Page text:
Why Are There So Many Mice in Richmond Hill?There are a few theories as to why rodent activity has increased in this area. In residential urban and suburban areas, there are typically more mice than in areas where people don't live for obvious reasons: the amount of food available. When people eat at home, they produce more food waste, and if they don't take out their garbage immediately, the bins may look like tasty buffets to unwanted rodent guests. Since the pandemic began, people have eaten at home more than in restaurants. This factor may also contribute to the amount of food waste in suburban houses. Aside from suburban homes being an easy food source for mice, they also provide a safe haven and a warm shelter in cold weather. It's best to prevent the mice from entering your home if you can, but if it's too late, there are many options you can exercise to rid your home of these rodents.
How To Prevent a Mouse InfestationThe obvious first-line measure for preventing a rodent infestation is to make sure that you don't leave food out and unattended. Not only is this unhygienic, but it's also basically a calling card to rodents and other animals to come have a free lunch! Removing food won't get rid of the mice if they truly want to enter your home, though. Work with a humane mice removal or pest control company to seal up any outstanding cracks in your house, repair spots in your drywall where they may have entered before, and ensure that you don't leave piles of blankets, clothes, or anything soft in your attic where they can make a nice home for themselves. Once they start multiplying, they won't stop — and this means more mice for you to kick out of your home later!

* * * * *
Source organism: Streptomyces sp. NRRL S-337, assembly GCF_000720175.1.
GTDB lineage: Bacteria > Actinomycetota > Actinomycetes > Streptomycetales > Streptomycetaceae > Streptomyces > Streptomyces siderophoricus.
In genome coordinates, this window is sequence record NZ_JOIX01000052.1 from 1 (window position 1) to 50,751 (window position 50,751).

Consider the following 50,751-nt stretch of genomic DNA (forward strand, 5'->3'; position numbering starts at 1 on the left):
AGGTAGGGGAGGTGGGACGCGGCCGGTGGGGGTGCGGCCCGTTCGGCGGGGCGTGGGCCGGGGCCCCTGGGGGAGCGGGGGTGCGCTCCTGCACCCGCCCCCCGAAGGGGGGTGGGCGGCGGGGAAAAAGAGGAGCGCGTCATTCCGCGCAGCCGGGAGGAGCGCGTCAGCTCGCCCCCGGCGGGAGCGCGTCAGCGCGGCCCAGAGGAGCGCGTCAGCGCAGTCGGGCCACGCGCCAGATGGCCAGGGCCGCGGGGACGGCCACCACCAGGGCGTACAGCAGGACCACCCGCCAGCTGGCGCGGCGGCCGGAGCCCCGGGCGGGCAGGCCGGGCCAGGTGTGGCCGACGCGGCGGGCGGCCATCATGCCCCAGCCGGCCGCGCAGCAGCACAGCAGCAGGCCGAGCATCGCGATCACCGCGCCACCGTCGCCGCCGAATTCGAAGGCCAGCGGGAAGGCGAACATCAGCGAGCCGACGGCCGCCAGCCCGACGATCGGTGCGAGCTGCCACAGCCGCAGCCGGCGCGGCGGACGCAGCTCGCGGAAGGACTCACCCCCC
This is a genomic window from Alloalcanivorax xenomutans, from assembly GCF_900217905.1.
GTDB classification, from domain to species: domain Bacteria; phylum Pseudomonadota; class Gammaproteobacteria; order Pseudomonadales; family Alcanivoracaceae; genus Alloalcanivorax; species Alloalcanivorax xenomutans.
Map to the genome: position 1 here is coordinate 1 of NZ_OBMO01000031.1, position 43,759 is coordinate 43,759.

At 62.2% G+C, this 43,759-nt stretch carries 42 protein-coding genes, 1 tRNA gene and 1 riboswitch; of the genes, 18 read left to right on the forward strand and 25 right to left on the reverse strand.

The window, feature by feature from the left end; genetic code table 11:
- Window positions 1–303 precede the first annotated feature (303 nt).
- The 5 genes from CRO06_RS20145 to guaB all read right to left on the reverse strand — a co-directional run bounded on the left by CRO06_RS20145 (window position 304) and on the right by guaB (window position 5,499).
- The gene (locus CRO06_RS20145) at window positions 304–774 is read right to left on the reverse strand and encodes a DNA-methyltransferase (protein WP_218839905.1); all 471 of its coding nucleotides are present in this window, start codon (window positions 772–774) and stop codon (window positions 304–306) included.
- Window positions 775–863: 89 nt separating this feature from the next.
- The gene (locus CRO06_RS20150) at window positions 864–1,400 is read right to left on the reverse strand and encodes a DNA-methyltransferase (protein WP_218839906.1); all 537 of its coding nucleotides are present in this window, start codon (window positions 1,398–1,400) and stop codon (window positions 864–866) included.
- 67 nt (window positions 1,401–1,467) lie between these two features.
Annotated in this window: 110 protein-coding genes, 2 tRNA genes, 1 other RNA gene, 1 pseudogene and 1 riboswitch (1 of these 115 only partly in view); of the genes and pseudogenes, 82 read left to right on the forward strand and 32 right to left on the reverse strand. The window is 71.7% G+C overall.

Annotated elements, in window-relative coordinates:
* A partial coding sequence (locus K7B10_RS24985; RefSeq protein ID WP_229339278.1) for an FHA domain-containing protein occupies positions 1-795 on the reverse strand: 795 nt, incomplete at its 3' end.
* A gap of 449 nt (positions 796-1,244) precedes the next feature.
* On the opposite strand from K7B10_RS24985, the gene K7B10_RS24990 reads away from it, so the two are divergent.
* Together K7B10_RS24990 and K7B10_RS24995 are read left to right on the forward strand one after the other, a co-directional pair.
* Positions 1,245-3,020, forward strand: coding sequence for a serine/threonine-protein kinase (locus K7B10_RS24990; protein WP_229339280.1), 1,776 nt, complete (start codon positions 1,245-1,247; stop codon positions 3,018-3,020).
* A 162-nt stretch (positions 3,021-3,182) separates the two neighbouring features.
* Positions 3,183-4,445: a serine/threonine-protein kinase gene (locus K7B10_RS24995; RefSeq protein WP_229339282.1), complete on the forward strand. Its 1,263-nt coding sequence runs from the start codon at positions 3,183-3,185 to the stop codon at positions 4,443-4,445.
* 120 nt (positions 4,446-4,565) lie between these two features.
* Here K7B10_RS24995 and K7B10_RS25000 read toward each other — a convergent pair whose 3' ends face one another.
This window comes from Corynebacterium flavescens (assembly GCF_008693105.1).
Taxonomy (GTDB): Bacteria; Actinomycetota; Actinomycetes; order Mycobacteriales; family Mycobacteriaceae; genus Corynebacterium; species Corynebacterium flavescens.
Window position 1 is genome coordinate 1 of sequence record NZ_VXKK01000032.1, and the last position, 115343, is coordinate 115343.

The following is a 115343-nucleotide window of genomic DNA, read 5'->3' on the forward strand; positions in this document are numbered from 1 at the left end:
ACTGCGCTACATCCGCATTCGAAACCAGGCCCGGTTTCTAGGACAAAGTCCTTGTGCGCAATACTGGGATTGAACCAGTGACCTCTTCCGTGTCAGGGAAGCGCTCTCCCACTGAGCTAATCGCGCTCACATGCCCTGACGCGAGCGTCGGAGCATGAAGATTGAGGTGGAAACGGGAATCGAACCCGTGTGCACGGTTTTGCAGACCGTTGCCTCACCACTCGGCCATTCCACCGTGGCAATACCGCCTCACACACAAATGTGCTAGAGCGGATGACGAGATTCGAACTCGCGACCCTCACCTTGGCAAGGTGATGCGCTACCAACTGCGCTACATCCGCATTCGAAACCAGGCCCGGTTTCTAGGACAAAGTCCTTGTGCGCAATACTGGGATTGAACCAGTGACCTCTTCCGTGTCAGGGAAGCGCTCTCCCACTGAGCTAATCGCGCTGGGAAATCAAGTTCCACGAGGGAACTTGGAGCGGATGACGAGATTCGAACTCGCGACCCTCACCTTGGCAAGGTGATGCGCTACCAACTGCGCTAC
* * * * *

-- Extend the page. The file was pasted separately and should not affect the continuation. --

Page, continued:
What To Do If You Already Have a Mouse InfestationIf you hear one mouse in your home, there's a good chance that it came with friends. These tiny rodents can enter your home through a crack the size of a quarter, and you may have no idea where that hole is without the services of a pest control company's inspection. It's important to address a mouse infestation head-on before it gets worse. While mice do not often spread disease and they tend to be shy around humans, they can bite when they feel cornered and their droppings may carry hantavirus. Signs of a mouse infestation include the following:
- Skittering or scratching noises in the walls
- Mouse droppings that are dark brown and only a few millimetres long (these can be around your baseboards, in your attic, and even on your countertops)
- Holes chewed in pantry items and boxes
- Unpleasant smells in areas where you suspect the nest to be
- Seeing one or more mice in your home, attic, or garage — especially when you open the door and turn on the lights